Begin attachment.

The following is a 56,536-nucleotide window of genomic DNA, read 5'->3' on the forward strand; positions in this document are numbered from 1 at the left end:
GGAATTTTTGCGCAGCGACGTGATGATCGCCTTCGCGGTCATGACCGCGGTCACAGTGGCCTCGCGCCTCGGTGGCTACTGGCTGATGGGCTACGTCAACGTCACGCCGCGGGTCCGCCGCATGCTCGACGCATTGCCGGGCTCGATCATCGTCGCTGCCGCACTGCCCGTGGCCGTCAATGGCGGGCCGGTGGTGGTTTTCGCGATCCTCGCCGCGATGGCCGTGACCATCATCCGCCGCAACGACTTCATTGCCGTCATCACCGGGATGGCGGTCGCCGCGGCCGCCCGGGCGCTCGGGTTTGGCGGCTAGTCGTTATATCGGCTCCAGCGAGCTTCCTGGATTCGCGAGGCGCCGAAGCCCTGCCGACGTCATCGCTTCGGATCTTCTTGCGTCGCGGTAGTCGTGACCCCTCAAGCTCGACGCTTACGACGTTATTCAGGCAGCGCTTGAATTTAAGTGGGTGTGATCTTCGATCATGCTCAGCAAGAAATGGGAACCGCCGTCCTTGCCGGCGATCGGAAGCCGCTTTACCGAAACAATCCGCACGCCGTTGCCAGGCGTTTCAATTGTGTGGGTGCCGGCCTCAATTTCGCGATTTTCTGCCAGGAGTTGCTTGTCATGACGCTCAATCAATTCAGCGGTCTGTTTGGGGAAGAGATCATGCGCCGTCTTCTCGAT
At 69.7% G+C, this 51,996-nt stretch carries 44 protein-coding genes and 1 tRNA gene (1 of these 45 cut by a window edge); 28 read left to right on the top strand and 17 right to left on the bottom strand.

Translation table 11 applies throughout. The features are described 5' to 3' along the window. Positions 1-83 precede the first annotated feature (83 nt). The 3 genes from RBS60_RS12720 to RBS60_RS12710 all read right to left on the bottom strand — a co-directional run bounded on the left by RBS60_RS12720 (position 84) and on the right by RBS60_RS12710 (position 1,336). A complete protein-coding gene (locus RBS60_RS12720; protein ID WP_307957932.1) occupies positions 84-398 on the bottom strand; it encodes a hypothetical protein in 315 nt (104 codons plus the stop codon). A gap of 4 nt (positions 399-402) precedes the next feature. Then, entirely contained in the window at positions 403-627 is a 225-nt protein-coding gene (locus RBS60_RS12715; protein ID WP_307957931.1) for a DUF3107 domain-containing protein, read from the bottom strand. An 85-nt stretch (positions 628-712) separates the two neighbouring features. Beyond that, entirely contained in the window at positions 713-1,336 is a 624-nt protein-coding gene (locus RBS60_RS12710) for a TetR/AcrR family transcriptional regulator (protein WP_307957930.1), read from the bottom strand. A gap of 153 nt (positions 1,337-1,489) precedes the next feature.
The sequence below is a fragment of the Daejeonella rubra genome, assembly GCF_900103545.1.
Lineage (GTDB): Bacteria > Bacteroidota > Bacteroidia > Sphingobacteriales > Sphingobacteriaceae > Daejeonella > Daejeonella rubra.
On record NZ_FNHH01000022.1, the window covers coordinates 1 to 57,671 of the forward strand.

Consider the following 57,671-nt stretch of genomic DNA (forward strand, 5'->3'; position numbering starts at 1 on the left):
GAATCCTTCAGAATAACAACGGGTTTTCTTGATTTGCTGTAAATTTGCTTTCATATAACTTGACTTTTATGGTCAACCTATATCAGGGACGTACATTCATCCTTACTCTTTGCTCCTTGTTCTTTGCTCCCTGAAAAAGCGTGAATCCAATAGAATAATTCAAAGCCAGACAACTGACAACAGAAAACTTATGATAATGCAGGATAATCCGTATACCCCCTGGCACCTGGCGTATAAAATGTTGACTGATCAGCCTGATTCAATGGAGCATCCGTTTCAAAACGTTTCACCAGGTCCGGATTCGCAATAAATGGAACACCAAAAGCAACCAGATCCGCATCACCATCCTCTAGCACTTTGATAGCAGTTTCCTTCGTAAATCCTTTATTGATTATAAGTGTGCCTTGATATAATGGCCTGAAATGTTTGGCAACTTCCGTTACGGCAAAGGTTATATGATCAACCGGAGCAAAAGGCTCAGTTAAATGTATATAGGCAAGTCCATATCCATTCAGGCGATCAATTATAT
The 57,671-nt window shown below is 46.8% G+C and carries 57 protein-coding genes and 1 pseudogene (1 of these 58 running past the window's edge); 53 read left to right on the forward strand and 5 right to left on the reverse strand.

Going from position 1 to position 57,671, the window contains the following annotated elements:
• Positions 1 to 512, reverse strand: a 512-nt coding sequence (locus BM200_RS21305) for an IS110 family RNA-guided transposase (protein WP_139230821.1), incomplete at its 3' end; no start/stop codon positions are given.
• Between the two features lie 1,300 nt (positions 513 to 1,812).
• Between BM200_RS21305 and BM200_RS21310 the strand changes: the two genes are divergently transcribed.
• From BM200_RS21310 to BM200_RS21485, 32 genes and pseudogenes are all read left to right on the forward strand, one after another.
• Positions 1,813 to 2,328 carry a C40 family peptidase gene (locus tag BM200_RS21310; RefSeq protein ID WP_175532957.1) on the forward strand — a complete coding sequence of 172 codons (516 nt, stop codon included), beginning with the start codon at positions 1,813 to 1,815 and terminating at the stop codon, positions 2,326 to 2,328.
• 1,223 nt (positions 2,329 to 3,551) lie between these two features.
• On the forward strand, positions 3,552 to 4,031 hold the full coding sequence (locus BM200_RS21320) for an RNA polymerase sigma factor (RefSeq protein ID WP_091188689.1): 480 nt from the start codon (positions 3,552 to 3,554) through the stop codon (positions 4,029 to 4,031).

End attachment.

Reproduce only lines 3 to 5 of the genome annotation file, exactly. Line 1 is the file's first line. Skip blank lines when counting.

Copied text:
At 69.7% G+C, this 51,996-nt stretch carries 44 protein-coding genes and 1 tRNA gene (1 of these 45 cut by a window edge); 28 read left to right on the top strand and 17 right to left on the bottom strand.

Translation table 11 applies throughout. The features are described 5' to 3' along the window. Positions 1-83 precede the first annotated feature (83 nt). The 3 genes from RBS60_RS12720 to RBS60_RS12710 all read right to left on the bottom strand — a co-directional run bounded on the left by RBS60_RS12720 (position 84) and on the right by RBS60_RS12710 (position 1,336). A complete protein-coding gene (locus RBS60_RS12720; protein ID WP_307957932.1) occupies positions 84-398 on the bottom strand; it encodes a hypothetical protein in 315 nt (104 codons plus the stop codon). A gap of 4 nt (positions 399-402) precedes the next feature. Then, entirely contained in the window at positions 403-627 is a 225-nt protein-coding gene (locus RBS60_RS12715; protein ID WP_307957931.1) for a DUF3107 domain-containing protein, read from the bottom strand. An 85-nt stretch (positions 628-712) separates the two neighbouring features. Beyond that, entirely contained in the window at positions 713-1,336 is a 624-nt protein-coding gene (locus RBS60_RS12710) for a TetR/AcrR family transcriptional regulator (protein WP_307957930.1), read from the bottom strand. A gap of 153 nt (positions 1,337-1,489) precedes the next feature.
The sequence below is a fragment of the Daejeonella rubra genome, assembly GCF_900103545.1.